I’m away from home for three whole days (!) with just my doggo for company, and I’m having all the feels, mostly because the last time I was in this little town in southwestern Ohio, I was in a very different place professionally.
I came here ten years ago, nervously leaving my toddler and baby with my husband. The two nights away felt rather glorious and decadent, as I sat on the porch of the old farmhouse I rented and read books until late into the night and woke in the morning when my body was ready, not just because someone was crying.
But the main reason I came here back then was not for the R&R but to meet an agent who was taking part in a writing conference. I was not attending the conference myself, but we decided we’d never have another chance to be in such close proximity, so I planned my trip, and she made dinner reservations. Months prior, she had expressed an interest in my debut book (a literary adult novel), and we’d even chatted on the phone once, which was a call I’d hoped would lead to representation, but instead led to promises to work with me on edits until the book was ready…at which point, a contract with her…and then a book sale. That was the plan.
I was in my mid-30s then and I felt OLD. I felt like I had to make this book happen NOW and it had to be THIS book (because of course, I’d spent so much time on it, and who would want that time to be “wasted”?) and it had to be THIS agent because she had shown more interest in me than anyone, and she had such a popular blog, so she must be really good!
I think back to how desperate I felt then, and it’s no wonder I tried to spin what was a pretty disappointing dinner into something much rosier. Well, she said she was tired. She’d had a long day. So what if she still hadn’t made any notes on my book yet, despite promising them months earlier? So what if she showed no interest in anything I was working on? If this had been a blind date, we would not have exchanged numbers. I might have even left early.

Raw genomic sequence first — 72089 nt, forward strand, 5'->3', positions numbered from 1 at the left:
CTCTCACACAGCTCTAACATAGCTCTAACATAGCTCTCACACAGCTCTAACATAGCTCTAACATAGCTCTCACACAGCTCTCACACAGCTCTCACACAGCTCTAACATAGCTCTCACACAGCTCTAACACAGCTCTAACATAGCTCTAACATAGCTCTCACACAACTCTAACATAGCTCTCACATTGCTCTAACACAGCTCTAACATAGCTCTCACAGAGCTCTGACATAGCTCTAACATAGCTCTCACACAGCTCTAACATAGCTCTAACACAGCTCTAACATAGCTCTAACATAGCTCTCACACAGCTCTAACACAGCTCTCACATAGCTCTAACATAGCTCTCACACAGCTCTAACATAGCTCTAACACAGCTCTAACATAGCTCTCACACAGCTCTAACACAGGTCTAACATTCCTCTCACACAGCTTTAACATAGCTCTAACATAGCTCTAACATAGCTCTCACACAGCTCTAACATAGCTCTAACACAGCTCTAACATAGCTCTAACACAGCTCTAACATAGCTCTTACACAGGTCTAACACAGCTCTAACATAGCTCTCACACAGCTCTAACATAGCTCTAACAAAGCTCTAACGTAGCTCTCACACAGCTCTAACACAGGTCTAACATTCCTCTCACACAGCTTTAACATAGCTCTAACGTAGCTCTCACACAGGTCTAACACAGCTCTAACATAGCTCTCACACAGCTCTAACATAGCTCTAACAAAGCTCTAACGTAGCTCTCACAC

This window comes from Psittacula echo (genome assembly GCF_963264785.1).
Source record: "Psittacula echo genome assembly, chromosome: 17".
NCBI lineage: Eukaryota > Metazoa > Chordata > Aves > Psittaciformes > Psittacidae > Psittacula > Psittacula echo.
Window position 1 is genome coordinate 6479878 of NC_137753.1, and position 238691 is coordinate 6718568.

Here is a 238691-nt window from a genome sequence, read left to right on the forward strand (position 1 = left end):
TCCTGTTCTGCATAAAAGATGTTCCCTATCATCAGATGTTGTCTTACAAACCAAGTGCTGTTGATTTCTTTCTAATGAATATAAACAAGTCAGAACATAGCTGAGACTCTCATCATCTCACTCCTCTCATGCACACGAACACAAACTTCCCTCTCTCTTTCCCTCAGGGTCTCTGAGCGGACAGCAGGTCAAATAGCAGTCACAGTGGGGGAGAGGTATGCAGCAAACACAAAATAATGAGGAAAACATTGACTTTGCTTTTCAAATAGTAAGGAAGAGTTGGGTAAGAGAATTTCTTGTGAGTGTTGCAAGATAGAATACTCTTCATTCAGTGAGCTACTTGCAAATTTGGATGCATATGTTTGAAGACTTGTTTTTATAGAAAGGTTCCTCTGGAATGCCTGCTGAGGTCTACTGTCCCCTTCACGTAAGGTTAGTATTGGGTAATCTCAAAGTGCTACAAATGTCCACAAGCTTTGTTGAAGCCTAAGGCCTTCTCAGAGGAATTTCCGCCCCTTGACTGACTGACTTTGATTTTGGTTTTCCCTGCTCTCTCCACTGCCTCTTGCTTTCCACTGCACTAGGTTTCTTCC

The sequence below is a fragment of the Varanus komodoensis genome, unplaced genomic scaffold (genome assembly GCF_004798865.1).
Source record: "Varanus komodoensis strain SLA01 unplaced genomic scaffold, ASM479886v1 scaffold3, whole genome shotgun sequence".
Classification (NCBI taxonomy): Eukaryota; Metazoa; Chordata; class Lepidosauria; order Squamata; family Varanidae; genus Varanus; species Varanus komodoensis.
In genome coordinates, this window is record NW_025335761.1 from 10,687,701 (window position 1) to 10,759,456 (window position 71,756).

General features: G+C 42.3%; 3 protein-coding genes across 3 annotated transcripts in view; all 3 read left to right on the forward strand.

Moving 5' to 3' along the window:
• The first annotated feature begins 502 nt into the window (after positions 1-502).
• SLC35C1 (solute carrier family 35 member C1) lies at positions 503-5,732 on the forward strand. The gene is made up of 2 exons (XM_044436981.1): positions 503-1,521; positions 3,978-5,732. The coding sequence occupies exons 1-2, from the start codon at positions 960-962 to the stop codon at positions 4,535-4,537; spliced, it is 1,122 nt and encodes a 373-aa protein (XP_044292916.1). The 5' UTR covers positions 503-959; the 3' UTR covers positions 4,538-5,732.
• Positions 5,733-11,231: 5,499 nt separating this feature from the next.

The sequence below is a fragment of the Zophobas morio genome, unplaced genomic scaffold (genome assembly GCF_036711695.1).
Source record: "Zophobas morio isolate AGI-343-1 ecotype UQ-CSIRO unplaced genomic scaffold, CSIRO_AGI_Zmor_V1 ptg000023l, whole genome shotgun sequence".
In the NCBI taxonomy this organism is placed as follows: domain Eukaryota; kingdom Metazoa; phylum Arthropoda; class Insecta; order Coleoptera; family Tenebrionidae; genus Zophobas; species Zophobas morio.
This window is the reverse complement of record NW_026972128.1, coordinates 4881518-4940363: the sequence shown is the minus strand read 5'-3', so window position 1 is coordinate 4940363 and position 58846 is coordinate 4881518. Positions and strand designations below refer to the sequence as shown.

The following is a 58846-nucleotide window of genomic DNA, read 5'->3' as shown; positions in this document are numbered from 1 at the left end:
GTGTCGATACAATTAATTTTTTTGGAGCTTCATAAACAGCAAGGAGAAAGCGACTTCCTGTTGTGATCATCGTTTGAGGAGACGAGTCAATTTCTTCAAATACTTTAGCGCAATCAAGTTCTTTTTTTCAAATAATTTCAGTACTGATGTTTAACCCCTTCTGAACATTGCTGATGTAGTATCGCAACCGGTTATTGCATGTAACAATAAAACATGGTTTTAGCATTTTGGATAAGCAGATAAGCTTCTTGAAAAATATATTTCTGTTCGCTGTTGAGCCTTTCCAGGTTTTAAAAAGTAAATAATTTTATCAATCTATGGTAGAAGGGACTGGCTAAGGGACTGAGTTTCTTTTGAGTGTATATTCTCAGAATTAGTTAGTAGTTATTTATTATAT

But, I was so desperate that, I’m embarrassed to say this, I let this particular agent string me along for close to two years. She did give me notes on the manuscript, eventually, but they were scant and vague, and so, not surprisingly, she didn’t like my revision. She never offered a contract of representation, but still talked of all the money the book would make once we got it right. I clung on. After all, she had so many Twitter followers, she had to be good, right?
Now, maybe she is a good agent to some of her clients, who knows. But she definitely wasn’t right for me, and yet, I stuck around, stubbornly, for the good of the book, for the career I felt I was just on the edge of, despite all the warning bells. It was only when she cut me loose (so she could focus on crime novels) that I was forced to see what an idiot I’d been, forced to admit that what I really needed was to write another book, start fresh, and chalk this whole experience up to practice and lessons learned.